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  1. #41
    Jim Jones's Avatar
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    Quote Originally Posted by RalphLambrecht View Post
    That's all well and good, and many will agree with you. However, it seems to be important to the OP. So, let's deal with his question.

    That said, I don't think sharpness is the only criterium either, but I'm always turned off by images that are not as sharp as they could be when they could be improved by sharpness. I'm well aware, unsharpness can be a creative tool (many good examples in the APUG library of that), but that shouldn't become an excuse for sloppy craftsmanship.
    Very true. Even when unsharpness is necessary because of technical limitations, it need not be unpleasant. As I understand, Edward Weston had an iris modified for adequate DOF in his macrophotography. The contact prints were not be perfectly sharp. However, the subjects lacked the kind of detail that demanded critical sharpness. Optical limitation is just one of many factors we should always consider.

  2. #42

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    Yes.
    And one of those limitations goes something like "adequate DoF in macro equals unsharp pictures".

  3. #43
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    Thanks A49 for your quite clear answer. Yes the question was not really on-topic, but there are already two resolution-related threads on APUG (and at least one on DPUG I found out).

    Marco, I did not post it on DPUG because it really was about resolution and its visual perception. If you just substitute PPI with the equivalent lp/mm my question remains the same.

    Cheers
    Fabrizio
    Fabrizio Ruggeri fine art photography site: http://fabrizio-ruggeri.artistwebsites.com
    Stock images at Imagebroker: http://www.imagebroker.com/#/search/ib_fbr

  4. #44

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    I'm one of those giving priority to the sharpness, not for other reason that it will give you an idea of how much you're are loosing from the original image in front of the camera. I believe the need for sharpening in PS is an indicator that something is wrong in the path.

  5. #45
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    Let's not forget that Photoshop's 'unsharp masking' command is a copy of a manual process, called 'unsharp masking' and has been used in analog photography decades before Photoshop was conceived.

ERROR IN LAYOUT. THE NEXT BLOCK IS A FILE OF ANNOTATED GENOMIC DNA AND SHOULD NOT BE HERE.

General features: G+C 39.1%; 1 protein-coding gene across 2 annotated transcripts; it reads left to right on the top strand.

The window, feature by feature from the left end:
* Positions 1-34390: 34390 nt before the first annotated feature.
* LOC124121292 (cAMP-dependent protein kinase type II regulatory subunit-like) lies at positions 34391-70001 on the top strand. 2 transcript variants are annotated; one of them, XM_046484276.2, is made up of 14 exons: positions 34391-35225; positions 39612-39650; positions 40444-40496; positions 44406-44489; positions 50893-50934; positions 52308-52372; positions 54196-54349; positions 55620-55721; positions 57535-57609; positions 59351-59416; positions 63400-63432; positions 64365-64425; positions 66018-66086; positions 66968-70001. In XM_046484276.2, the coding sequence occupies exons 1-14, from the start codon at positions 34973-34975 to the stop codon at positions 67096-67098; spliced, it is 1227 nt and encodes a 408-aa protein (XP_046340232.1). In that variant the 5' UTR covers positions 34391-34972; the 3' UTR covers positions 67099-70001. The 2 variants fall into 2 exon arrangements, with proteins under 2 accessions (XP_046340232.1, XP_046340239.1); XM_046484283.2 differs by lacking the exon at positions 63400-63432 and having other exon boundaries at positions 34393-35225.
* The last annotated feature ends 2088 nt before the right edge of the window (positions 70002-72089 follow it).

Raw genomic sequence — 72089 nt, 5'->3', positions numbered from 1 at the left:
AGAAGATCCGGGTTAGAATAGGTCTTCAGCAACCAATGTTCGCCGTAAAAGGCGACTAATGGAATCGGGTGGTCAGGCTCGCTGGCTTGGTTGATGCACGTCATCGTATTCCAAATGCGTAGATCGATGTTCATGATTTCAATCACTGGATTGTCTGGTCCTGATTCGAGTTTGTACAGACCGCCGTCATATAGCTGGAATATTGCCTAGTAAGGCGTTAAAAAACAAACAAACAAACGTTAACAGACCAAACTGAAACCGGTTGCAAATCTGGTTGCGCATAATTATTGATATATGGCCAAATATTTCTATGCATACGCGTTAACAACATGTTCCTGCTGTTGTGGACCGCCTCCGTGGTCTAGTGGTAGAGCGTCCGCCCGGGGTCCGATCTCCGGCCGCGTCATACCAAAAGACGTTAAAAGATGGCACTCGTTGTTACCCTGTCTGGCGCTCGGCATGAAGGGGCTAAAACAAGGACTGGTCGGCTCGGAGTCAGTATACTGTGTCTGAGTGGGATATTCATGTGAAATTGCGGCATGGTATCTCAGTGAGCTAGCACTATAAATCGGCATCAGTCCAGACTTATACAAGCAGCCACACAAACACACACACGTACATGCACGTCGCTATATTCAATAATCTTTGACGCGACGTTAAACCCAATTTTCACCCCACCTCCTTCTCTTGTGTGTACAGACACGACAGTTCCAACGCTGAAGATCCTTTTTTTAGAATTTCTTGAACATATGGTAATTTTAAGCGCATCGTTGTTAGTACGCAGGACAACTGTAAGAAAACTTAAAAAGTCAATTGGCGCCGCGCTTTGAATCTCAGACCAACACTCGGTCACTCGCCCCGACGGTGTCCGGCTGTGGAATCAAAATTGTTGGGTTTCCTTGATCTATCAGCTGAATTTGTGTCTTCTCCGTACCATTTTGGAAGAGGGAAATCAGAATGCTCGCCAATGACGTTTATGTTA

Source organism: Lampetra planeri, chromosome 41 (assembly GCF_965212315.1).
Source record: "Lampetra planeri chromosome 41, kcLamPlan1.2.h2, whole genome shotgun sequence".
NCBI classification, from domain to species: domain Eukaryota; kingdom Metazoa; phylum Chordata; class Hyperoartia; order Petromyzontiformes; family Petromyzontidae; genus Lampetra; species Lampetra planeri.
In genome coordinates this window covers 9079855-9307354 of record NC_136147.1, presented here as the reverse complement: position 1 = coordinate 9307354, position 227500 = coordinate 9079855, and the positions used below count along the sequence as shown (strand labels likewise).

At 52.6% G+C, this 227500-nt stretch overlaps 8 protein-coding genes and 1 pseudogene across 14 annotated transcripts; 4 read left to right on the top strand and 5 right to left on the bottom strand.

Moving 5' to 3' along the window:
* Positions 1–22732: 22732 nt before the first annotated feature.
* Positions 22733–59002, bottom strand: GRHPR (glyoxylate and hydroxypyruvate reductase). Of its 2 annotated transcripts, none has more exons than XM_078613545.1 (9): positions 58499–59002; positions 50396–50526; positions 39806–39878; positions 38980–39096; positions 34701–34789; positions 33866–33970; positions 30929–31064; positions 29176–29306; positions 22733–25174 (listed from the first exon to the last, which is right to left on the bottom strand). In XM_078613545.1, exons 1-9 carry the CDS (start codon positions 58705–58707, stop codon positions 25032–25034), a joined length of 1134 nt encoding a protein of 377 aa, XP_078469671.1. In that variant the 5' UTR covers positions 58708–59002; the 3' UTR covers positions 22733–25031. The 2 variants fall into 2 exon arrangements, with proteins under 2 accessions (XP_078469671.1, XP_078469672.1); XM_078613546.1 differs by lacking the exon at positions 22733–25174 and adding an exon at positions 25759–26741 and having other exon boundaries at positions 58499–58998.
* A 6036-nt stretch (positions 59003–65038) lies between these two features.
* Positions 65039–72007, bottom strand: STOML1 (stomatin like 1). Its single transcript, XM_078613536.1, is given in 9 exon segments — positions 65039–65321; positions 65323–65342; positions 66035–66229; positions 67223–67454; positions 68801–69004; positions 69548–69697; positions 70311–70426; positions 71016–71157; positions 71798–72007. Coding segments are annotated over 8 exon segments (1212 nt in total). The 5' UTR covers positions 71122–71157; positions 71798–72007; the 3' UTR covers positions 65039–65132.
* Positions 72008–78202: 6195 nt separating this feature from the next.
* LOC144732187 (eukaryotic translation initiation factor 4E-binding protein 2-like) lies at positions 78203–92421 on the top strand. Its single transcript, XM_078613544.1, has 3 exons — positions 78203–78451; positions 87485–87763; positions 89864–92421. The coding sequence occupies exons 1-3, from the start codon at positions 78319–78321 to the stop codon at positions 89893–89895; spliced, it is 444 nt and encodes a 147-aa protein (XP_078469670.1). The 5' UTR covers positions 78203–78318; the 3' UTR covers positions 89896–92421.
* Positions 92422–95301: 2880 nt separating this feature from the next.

http://www.waybeyondmonochrome.com/W...MaskingEd2.pdf
    Regards

    Ralph W. Lambrecht
    www.darkroomagic.comrorrlambrec@ymail.com[/URL]
    www.waybeyondmonochrome.com

  6. #46

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    Quote Originally Posted by RalphLambrecht View Post
    Let's not forget that Photoshop's 'unsharp masking' command is a copy of a manual process, called 'unsharp masking' and has been used in analog photography decades before Photoshop was conceived.

    http://www.waybeyondmonochrome.com/W...MaskingEd2.pdf
    Ralph,
    Thanks for the link to the chapter. Very interesting reading.
    I would not use the word "copy" in comparing the manual process to the filter in PS. Perhaps the idea is the same but the dig*tal world is a different story. Once you start getting close to the sampling resolution the damage to the data is significant.
    Last edited by onnect17; 02-13-2011 at 04:22 PM. Click to view previous post history.

  7. #47
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    Quote Originally Posted by onnect17 View Post
    Ralph,
    Thanks for the link to the chapter. Very interesting reading.
    I would not use the word "copy" in comparing the manual process to the filter in PS. Perhaps the idea is the same but the dig*tal world is a different story. Once you start getting close to the sampling resolution the damage to the data is significant.
    Actually, the result may not be, but the underlying principle is exactly the same: increase edge contrast.
    Regards

    Ralph W. Lambrecht
    www.darkroomagic.comrorrlambrec@ymail.com[/URL]
    www.waybeyondmonochrome.com

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